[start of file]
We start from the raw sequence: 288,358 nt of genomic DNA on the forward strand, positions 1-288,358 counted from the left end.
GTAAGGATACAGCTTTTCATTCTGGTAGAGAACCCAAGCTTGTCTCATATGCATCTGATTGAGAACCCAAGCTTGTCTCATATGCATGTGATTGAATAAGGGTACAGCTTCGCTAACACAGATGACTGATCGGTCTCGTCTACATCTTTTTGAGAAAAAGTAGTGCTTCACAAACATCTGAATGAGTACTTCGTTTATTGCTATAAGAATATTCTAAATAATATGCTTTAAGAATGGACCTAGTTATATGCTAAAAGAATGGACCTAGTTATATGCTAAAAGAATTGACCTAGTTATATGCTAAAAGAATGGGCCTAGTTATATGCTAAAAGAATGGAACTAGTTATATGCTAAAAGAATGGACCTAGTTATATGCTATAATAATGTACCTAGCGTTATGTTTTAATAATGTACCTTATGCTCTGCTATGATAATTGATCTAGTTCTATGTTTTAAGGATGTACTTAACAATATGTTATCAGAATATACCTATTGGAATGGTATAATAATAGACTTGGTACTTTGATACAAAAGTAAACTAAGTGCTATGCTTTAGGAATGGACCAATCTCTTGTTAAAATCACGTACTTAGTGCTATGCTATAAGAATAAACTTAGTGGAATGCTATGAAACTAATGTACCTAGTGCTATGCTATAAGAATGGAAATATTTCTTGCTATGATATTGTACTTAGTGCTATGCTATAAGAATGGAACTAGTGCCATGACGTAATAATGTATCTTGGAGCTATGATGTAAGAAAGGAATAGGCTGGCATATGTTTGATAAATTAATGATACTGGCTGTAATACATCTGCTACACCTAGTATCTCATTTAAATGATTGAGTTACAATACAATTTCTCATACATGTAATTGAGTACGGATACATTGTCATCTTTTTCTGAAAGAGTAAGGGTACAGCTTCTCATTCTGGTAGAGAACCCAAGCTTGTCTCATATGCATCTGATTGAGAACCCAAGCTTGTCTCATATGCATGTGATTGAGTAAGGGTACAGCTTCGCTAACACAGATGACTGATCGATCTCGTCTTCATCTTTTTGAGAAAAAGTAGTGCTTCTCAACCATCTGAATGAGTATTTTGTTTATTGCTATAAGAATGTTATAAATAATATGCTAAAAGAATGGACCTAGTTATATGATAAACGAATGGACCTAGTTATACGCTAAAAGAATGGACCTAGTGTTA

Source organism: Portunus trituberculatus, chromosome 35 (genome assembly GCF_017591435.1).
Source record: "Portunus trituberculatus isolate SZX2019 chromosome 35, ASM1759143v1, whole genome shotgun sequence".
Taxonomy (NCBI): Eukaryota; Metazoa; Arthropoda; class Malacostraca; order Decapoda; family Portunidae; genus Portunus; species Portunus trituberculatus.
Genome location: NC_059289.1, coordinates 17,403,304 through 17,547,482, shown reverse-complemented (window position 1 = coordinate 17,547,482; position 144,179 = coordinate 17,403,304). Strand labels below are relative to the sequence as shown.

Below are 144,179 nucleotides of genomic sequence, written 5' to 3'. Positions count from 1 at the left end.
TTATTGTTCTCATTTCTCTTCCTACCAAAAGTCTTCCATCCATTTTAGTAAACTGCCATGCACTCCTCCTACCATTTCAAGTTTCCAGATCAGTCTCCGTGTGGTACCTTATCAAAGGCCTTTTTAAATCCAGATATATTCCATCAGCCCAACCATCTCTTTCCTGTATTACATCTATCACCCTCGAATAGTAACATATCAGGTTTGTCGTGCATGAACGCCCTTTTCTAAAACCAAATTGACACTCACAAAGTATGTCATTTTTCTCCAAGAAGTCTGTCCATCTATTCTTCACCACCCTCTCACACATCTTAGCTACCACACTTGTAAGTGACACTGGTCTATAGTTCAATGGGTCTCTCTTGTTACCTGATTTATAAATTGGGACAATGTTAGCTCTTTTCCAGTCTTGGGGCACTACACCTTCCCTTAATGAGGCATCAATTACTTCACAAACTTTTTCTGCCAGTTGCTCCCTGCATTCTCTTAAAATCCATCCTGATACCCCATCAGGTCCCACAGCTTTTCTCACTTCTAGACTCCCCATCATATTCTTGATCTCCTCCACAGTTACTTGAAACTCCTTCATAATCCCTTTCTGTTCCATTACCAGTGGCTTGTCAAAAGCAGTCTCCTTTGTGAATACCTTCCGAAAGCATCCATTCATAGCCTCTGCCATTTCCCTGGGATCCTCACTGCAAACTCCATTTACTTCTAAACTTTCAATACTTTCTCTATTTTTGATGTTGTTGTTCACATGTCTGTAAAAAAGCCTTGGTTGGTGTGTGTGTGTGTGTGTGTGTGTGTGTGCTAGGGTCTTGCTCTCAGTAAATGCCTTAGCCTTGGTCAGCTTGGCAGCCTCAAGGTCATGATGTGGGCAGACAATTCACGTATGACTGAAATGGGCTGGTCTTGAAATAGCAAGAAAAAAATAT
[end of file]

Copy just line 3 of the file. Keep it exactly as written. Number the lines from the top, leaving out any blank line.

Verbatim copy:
Source organism: Portunus trituberculatus, chromosome 35 (genome assembly GCF_017591435.1).